My office is just a few miles from one of the fires raging in Southern California (the Santiago fire); since Monday, our office has had smoke inside that we've been breathing and smelling, eyes red and irritated, coughing. My lungs feel dirty. It's nasty. Co-workers have been evacuated from their homes. I've had a headache since Monday. When I left work yesterday, my car looked like there had been a light snowfall, dusted entirely with ash and soot. A deliveryman just came in with a mask over his face; since he's in and out of his truck all day, that's probably a good thing since he's breathing all this stuff all day. As I left home this morning, flakes of ash as big as my fingernail were falling from the sky. Well, what there is of the sky; the sky is still covered with smoke and ash, a gray/brown haze blanketing the sun.
Some of you may find this map interesting; it shows the current fires and when you click one, it opens and provides more details, such as acres burned, evacuations, etc.
If you click the red balloon right above "Santa Ana", you'll see the info on the fire close to my office in Irvine. (I live in Huntington Beach, though; no fire danger at home.) There are fires blazing near my daughter's new home, not close enough to be in any immediate danger unless the winds start gusting again. You can see the line of fire from her backyard, looking across the lake to the surrounding hills.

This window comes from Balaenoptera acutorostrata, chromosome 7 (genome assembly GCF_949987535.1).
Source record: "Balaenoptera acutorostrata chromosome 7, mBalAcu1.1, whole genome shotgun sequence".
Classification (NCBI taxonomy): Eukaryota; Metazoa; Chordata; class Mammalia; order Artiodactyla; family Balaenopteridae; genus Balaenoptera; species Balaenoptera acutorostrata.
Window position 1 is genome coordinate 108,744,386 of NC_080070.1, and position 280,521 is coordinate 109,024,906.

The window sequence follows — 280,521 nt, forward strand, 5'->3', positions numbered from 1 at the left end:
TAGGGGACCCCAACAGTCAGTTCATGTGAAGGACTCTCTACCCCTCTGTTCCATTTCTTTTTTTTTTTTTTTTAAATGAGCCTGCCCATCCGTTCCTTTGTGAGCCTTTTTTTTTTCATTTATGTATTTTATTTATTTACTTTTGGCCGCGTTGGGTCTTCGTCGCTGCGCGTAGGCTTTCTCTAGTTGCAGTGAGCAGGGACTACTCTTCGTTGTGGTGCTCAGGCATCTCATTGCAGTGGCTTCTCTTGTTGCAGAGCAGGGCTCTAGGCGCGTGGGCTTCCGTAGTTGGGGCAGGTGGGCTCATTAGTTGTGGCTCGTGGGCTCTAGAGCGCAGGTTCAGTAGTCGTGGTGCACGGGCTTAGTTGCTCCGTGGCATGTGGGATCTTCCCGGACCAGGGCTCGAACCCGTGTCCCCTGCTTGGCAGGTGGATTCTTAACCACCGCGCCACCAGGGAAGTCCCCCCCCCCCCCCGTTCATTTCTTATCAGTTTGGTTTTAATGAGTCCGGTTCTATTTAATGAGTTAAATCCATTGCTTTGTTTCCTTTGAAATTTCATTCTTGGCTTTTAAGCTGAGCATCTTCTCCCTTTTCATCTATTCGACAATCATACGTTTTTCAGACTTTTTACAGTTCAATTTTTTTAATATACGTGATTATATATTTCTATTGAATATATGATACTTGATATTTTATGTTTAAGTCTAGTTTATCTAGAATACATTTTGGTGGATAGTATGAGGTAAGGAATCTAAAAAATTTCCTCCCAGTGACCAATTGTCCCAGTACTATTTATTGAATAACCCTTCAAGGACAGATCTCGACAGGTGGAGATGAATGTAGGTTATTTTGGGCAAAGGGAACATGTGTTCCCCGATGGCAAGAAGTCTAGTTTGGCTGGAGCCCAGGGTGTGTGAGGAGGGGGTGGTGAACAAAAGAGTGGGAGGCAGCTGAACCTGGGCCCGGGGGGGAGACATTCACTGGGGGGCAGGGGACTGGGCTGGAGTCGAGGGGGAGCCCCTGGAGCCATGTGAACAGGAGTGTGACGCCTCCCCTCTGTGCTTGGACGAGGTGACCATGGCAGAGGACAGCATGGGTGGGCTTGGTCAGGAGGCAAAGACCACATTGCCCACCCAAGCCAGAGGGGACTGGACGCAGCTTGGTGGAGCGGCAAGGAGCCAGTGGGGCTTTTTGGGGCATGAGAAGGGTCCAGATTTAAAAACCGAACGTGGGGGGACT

Today, they've said that the Santiago fire (the one close to my office) is still only 30% contained and still spreading. They believe the arsonist set that fire in three places and was someone who knew how fire spreads. The firefighters have been working nonstop; the police and other service personnel and volunteers have been going door-to-door asking people to evacuate. These people are all heroes in my mind, giving selflessly to help others, pushing themselves for long hours under the most wretched of conditions.
Some friends have said they hope we get rain soon; we haven't had any significant rain here for over a year. Very heavy rains would cause another disaster: with vegetation burned on the hillsides, we'd experience heavy mudslides as we did a couple of years ago, again following big wildfires.
We don't talk much about "fall" here; newcasters and reporters refer to it as "fire season" and talk about the forecast for the fire season, warnings and preparations for the fire season. Spring, Summer, Fire Season, Winter. It's nature's weather pattern for us: following beautiful, warm summers, the canyons and hills are dried out. Then the Santa Ana winds blow their hot, dry, heavy gusts through all the dried vegetation, a tinderbox just waiting for the right spark to start a conflagration.
The winds are unpredictable still, but for now they're dying down, giving firefighters an opportunity to gain some control over one of the worst fire seasons we've seen. Thank you to all who are thinking of SoCal and praying for everyone's safety.
Photos from the Orange County Register
Today's simple pleasure: knowing that people are starting to be able to go home. (Yet keeping in mind the 1600+ who don't have homes any longer.)